Copyright © 2024 Billie Rooney

8611 47th Drive, Live Oak, Florida, 32060–7300 Phone: 386-590-9053 Email: Rooney Farm-Convenient, Fun and Delicious

By growing trap crops like sunflowers and triticale, leaf footed stink bugs are attracted to them and away from the blueberries.  This type of insect control method reduces our use of pesticides.

Leaving dead trees and installing bird boxes around the farm attracts insect eating birds.

There are also eco system benefits on the farm.

Half of the farm is used in wildlife support and ecosystem service as a water recharge wetland.

The Bahia grass is low maintenance because it has a deep root system that requires less water,  out-competes weeds, resists nematodes, and is great for erosion control.

While our farm focuses on blueberries and blackberries, we also have livestock and incorporate eco-friendly practices in our care of them.

Our livestock are on a forage rotation. Forage rotation improves soil health and reduces the need for fertilizer.

Our no-till planting methods reduce erosion as well as weed pressure, which reduces herbicide use. It also provides minimal disturbance to organisms that exist in the soil and better protects ground dwelling native pollinators. About 70% of all native pollinators are ground dwellers. The result is an overall healthier soil for growing and protection for beneficial microbes and insects.

This is just a small list of what we incorporate at Rooney’s Front Porch Farm. We look forward to serving you and sharing all that we are doing to be good stewards of the land that God has entrusted us to manage.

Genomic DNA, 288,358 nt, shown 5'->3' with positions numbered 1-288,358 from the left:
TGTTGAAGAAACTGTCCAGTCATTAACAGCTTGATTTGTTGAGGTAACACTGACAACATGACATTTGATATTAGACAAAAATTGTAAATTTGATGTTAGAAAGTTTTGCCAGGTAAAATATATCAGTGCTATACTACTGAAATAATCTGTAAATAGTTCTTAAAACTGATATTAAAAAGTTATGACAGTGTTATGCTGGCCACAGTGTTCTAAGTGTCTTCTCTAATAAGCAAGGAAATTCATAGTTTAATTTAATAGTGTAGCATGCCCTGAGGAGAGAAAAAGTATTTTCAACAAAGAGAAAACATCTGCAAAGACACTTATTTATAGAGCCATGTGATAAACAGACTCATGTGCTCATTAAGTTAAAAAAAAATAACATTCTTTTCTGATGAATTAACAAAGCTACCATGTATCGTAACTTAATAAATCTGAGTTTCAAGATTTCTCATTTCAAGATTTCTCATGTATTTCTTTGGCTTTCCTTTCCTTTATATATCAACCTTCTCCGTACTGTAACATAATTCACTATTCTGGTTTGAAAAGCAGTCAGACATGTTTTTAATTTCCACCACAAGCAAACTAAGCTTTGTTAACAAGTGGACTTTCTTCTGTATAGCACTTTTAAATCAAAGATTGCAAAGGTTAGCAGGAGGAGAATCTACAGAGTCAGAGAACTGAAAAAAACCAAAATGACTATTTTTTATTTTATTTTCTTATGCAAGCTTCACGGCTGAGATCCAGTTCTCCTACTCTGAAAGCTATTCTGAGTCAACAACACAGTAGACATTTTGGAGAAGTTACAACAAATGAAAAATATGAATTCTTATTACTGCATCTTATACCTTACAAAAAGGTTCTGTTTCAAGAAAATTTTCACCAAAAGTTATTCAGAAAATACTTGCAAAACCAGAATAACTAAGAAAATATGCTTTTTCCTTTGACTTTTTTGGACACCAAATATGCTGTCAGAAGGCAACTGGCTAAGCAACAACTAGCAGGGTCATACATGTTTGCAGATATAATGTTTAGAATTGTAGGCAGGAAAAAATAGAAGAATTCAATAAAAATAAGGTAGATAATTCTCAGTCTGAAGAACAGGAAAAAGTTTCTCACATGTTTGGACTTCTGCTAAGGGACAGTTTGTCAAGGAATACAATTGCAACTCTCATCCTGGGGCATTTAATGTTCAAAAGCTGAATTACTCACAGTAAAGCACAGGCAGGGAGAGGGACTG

Brush piles help with rodent control.

When you arrive on the farm you will notice that there is a lot of growth on the fence row. We leave the vegetation for wildlife habitat.

At Rooney’s Front Porch Farm, we believe in being good stewards of the land. To do that, we have implemented practices in our fruit production and livestock care to help protect and conserve our natural resources.

Let’s start with how we grow and care for our berries.

As a part of our strategy to have a diversified farm, we chose Rabbiteye blueberry varieties because they are well-suited for this area and increase the long sustainability of our farm.

Placing drip irrigation under a weed barrier helps us to retain moisture, suppress weeds, and use less herbicide.

Fertigation (adding fertilizer to the drip irrigation system) allows us to keep the fertilizer in the root zone. This means nutrients are efficiently taken up by the roots and not leached below the root zone and potentially into our aquifer.

Water monitoring technology called Soil Moisture Sensors tells us what’s going on below the soil surface. By using the information on an app, we know when to water and where our nutrients are in the soil. This helps us conserve and protect our water.

Next, it’s all about the bugs. Whether they are beneficial or pests, we have practices in place to reduce our environmental footprint.

We love pollinators! Around the farm, we have native bee nesting sites (or bee houses) and bunch grasses. The bees use the houses during the spring and summer and then over winter in the bunch grasses. We are also very specific in what trees, vines and wildflowers we plant to feed the native pollinators from early spring to late fall.

We grow two varieties of THORNLESS blackberries that produce a large sweet berry.  The  vines are trellised for maximum exposure to sunlight and air movement.  This helps reduce disease pressure.

Eco-Friendly Farm